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Destructoid review: The Dishwasher: Dead Samurai

6:00 PM on 04.22.2009 // Conrad Zimmerman

It has been over a year since gamers were given the opportunity to check out the XNA Community Games demo and I think it's safe to say that one game clearly outshined all of the competition. The Dishwasher: Dead Samurai was far and away the most complex, challenging and fun title demonstrated there, let alone the most polished.

And then things went dark. With little to no word about the status of The Dishwasher from when the demonstration period ended until the game's release, I was starting to worry that it had disappeared off the landscape altogether. Week after week of waiting to see this game again gave way to despair and, eventually, acceptance that its time may never come.

But its time has come indeed. Jordan and I have put the game through its paces and we're ready to tell you if it has lived up to the promise of being one of the finest offerings XNA developers have brought to the table yet.

The Dishwasher: Dead Samurai (XBLA)
Developer: Ska Studios
Publisher: Ska Studios
Released: April 1, 2009
MSRP: 800 MS Points

Conrad Zimmerman Conrad Zimmerman

The Dishwasher: Dead Samurai is a fast-paced, frenetic brawler the likes of which we rarely see in 2D. The titular character's story revolves around... actually, I have absolutely no idea what the story really is. The Dishwasher was an actual dishwasher in a restaurant but he was also a samurai and was killed by the robotic underlings of the controlling global power. Mysteriously resurrected, he has sworn vengeance against his killers and seeks to topple the evil world overlords. At least, I think that's how it goes.

It could be the most brilliant tale of revenge ever written and I'm just not seeing it, but the occasional comic strips that break up the action are vague and kinda pointless. The writing is overwrought and needlessly dramatic but I will give credit to the art style used throughout these panels and the game as a whole. It is dark, striking and more effectively conveys the smoldering rage of The Dishwasher than the laughable text which accompanies it.

The Dishwasher

It doesn't really matter anyway, outside of having something to skip before you go and kill more robots, because the combat is quite clearly where a lot of James Silva's energies went in developing the game. Starting only with a purloined set of cleavers from his former place of employment, The Dishwasher slices, dices and makes Julienne fries out of everything which comes into his path. New weapons arrive early and often with four additional implements of destruction becoming unlocked during the story mode's fourteen levels, including a katana, a chainsaw and guns.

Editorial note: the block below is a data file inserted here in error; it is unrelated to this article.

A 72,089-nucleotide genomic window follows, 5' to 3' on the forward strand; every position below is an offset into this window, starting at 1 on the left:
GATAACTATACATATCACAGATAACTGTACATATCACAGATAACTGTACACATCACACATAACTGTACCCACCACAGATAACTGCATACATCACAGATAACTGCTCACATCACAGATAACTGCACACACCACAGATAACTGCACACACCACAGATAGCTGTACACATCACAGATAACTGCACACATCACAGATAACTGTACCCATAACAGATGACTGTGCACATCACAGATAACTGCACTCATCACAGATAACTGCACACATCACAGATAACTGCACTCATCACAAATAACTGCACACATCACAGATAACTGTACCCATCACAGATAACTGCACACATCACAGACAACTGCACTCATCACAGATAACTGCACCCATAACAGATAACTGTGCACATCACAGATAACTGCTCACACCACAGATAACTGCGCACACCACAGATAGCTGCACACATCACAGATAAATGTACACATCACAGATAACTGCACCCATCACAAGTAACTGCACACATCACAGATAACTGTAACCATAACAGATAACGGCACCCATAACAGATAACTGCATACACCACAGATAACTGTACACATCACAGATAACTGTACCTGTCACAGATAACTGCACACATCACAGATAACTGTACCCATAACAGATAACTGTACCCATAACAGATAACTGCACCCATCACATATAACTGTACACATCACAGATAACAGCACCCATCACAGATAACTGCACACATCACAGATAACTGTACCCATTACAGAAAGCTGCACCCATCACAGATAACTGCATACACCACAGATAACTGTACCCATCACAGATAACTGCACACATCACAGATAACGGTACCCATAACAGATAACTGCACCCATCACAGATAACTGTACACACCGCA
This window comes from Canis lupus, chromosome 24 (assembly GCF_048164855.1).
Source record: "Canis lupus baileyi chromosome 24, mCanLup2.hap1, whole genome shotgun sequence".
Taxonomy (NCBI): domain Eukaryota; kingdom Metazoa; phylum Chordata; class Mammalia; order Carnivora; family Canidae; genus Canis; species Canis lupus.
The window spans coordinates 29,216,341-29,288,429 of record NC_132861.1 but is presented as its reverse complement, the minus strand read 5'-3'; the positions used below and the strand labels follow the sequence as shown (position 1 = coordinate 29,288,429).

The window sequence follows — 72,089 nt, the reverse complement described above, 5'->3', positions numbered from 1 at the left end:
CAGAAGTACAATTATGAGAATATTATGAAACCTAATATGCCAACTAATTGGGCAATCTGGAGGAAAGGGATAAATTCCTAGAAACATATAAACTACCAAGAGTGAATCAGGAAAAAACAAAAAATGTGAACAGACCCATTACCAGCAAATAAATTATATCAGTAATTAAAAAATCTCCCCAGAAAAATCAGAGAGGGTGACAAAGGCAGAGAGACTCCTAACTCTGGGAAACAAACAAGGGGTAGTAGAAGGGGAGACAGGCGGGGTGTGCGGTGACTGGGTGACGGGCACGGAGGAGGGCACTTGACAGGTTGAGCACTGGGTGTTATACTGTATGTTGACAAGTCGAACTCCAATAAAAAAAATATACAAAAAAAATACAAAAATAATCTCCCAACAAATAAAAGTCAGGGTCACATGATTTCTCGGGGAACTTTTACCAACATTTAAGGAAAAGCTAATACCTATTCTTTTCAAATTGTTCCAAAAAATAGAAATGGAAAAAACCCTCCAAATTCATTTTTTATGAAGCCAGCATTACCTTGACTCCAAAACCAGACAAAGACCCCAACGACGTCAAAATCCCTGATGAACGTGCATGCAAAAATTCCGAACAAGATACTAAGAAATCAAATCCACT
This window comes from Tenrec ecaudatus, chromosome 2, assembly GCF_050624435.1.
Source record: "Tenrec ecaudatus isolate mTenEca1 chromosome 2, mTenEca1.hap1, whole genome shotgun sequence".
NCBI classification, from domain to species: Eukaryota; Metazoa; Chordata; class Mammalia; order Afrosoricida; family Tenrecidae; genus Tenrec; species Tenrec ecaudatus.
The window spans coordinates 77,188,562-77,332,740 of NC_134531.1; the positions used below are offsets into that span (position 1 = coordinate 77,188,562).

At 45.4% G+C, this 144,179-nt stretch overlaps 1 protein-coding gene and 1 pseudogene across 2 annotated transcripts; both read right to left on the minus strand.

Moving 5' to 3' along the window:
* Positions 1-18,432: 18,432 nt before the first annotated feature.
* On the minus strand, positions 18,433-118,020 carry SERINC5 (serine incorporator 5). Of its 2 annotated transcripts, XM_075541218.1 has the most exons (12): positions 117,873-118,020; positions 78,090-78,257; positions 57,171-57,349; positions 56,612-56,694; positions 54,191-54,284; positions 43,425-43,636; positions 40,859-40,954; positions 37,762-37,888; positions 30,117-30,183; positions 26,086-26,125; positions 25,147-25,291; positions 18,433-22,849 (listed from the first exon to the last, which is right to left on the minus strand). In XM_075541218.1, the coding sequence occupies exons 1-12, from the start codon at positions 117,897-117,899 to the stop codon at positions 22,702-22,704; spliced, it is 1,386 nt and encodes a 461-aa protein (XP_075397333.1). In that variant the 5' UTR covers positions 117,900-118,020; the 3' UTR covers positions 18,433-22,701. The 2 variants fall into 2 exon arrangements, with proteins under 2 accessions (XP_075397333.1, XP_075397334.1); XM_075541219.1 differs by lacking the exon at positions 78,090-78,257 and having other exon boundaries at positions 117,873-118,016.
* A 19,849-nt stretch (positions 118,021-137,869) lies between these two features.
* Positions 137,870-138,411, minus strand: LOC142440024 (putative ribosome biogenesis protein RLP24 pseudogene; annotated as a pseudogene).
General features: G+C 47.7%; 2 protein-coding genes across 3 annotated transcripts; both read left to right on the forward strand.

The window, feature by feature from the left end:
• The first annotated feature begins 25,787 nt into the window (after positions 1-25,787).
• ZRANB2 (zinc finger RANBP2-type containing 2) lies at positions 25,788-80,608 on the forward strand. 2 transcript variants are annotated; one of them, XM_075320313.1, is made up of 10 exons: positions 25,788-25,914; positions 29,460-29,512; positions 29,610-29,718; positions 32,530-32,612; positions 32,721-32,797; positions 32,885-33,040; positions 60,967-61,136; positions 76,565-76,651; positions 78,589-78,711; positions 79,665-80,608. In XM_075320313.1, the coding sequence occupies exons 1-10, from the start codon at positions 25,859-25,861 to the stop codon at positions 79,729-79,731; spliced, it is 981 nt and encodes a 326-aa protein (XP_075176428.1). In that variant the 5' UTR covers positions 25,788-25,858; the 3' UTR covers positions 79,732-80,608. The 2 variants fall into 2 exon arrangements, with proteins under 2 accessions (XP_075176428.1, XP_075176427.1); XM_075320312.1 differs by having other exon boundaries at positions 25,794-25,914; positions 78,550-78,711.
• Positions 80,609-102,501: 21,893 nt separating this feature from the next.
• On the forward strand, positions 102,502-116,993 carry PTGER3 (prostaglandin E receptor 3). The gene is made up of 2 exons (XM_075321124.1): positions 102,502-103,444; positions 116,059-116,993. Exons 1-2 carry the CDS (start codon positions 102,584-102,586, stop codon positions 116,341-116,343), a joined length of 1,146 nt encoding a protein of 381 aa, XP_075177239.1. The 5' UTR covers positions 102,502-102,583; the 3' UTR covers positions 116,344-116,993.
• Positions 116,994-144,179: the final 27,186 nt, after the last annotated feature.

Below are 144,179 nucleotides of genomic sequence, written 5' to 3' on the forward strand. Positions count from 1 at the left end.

Also unlocked early in the story mode is the ability for a second player to drop in locally for some co-op action. The second player doesn't have to deal with the same sort of pressure as the first player, as their death only takes them out of the action for a brief period of time before they can hop back in (albeit with less than full health). It's great for when you have a friend show up unexpectedly or if you need a little help getting through a section and, like all unlocks in The Dishwasher, it carries over into any new game you start after gaining the capability.

The Dishwasher

The Dishwasher also has some potent magical attacks at his disposal. Earning four "Dish Magic" spells through the course of gameplay with varying effects, these generally boil down to being smart bomb attacks which deal a significant amount of damage to enemies in their wide area of effect. Sure, one spell might explode outward in multiple directions while another only fires forward along the ground, but it's difficult to tell the difference between one spell and another as they all seem to do much the same job.

As you progress, you'll collect spirals from enemies. Achieving certain challenges, such as defeating a group of baddies within a time limit or completing a rhythm-matching minigame. These can be spent at one of the game's many computer terminals for a boost in your maximum health or Dish Magic meters. They can also be traded in for upgrades to your weapons which unlock new combos and increase damage.

The Guitar Hero-like minigame is a nice little diversion that breaks up the action and gives a little breathing room. As has been reported previously, you can even use a guitar controller to play these sequences, which seems like a nice touch but winds up being a bit impractical and most players won't even bother with it. Of course, if a guitar controller is connected to the Xbox when you start one of these, it defaults to the mode which uses it, which might annoy unaware folks (like this reviewer) who tend to just leave their peripherals plugged in all the time.

The Dishwasher

In addition to the story, there's a considerable amount of content to play. The arcade mode, which can be played alone or in multiplayer (online or local), has fifty scenarios available. And, for the really hardcore, a survival mode with leaderboards is available.

The combo system for attacks is deep and satisfying. Each of the five weapons available to you have around a dozen combo moves you can achieve with them and moves can be chained to other moves or even other weapons with a quick press of a button. Interestingly, the game encourages you to stay your hand a bit when pummeling foes. Once an enemy has been weakened near the point of death, a prompt appears giving the player an opportunity to perform a killing blow. Using the correct attack is important, as properly killed baddies drop much-needed health.

The Dishwasher

The system places an emphasis on skillfully dispatching enemies instead of merely laying waste to them and it works great. You have to train yourself to stop at the right time or you'll kill the vast majority of enemies without gaining the benefits of doing so.